The majority of national and international models indicate below median rainfall for the South West Land Division for February to April 2024.
Further ahead, the majority of models are indicating neutral chances (neither below or above median rainfall) for May to July 2024. Warmer temperatures than normal are expected to continue.
Things to consider:
- January rainfall was above average for some parts of the South West Land Division (SWLD), after a series of localised thunderstorms, so plant available soil water is variable.
- Bureau of Meteorology temperature outlook for February to April 2024 is for above average maximum and minimum temperatures (80% chance of exceeding median temperature).
- Above average mean sea level pressure south of Australia (high pressure system) has increased the easterly flow across the grainbelt, leading to stronger than normal easterly winds. These winds have been driving higher than normal temperatures.
- El Niño is continuing in the tropical Pacific Ocean, but is expected to decay by May.
- The positive Indian Ocean Dipole (IOD) event has weakened from the strong values seen in late 2023, and expected to return to neutral by the end of February.
- Early model predictions are for a neutral El Niño-Southern Oscillation (ENSO), neither El Niño or La Niña, by June 2024, but potentially a positive IOD developing in May.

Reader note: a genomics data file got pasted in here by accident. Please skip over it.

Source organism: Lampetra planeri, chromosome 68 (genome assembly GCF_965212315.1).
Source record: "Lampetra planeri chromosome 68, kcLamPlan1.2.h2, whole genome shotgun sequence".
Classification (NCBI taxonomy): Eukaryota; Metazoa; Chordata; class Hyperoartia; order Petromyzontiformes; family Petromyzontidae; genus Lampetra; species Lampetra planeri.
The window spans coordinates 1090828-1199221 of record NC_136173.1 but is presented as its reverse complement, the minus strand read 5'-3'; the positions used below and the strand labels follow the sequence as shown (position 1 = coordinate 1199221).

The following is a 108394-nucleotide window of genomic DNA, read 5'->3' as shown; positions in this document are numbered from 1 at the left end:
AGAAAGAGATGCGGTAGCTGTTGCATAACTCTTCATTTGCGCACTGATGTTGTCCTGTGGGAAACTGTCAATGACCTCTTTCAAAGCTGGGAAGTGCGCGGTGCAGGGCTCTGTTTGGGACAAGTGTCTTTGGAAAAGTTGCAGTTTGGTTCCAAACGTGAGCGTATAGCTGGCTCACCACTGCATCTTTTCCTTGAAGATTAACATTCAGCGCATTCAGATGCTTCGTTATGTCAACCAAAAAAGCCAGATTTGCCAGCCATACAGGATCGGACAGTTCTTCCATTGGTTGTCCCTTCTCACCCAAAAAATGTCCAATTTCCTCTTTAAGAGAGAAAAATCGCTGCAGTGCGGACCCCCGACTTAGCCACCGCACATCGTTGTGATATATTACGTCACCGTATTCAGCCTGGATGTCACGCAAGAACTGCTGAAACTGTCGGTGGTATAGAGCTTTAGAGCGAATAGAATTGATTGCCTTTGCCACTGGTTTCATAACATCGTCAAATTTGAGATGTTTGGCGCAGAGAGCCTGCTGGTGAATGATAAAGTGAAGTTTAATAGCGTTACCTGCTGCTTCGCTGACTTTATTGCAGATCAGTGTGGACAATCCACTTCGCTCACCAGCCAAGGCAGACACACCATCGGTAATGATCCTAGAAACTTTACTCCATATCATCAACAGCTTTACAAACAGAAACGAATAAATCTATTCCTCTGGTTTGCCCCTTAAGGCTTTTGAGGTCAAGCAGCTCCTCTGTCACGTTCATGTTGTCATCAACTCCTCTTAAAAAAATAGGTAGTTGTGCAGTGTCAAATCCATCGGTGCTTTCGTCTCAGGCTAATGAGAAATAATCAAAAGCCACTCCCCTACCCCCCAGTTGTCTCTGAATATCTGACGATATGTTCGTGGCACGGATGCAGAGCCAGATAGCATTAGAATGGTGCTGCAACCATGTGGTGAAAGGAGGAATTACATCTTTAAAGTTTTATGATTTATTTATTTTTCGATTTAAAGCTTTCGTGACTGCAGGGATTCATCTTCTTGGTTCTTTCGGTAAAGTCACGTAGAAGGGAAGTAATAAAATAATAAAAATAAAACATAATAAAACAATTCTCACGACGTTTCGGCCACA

Rainfall outlook for the South West Land Division
A summary of 20 national and international models show that 12 models indicate below median rainfall for the SWLD for February to April 2024.
Further ahead, the majority of models is indicating neutral chance of exceeding median rainfall (neither above or below median rainfall expected) for autumn, March to May 2024.
For the period April to June, the models are leaning toward drier conditions, but neutral for May to July. Remember, however, the further out the model forecasts, the least skill it has. Also, because of the ‘autumn predictability barrier’ climate models forecasting past autumn (March to May), have the lowest skill and should be viewed with caution.
Climate driver outlook
The Bureau of Meteorology’s survey of international models suggests ENSO to be at a neutral state in June.
Survey for the Indian Ocean Dipole is leaning toward a positive Indian Ocean Dipole. A positive IOD generally means drier winter-spring rainfall and warmer temperatures for the SWLD.
The last positive IOD was in 2019, which was a decile 2-3 growing season rainfall for the majority of the SWLD.
Remember, that we are currently in the ‘autumn predictability barrier’ for forecasts, which means models predicting past autumn must be viewed with caution as they have the lowest skill at this time of the year.
For information on climate drivers refer to the Bureau of Meteorology’s Climate Driver Update.
The November to January rainfall was below average for the majority of the South West Land Division. The highest amount was in Esperance with 111 mm.
January rainfall was above average for the majority of the South West Land Division, due to localised thunderstorms, with Esperance receiving 98 mm, decile 10 rainfall. Only the Central West has missed out on rain so far this year.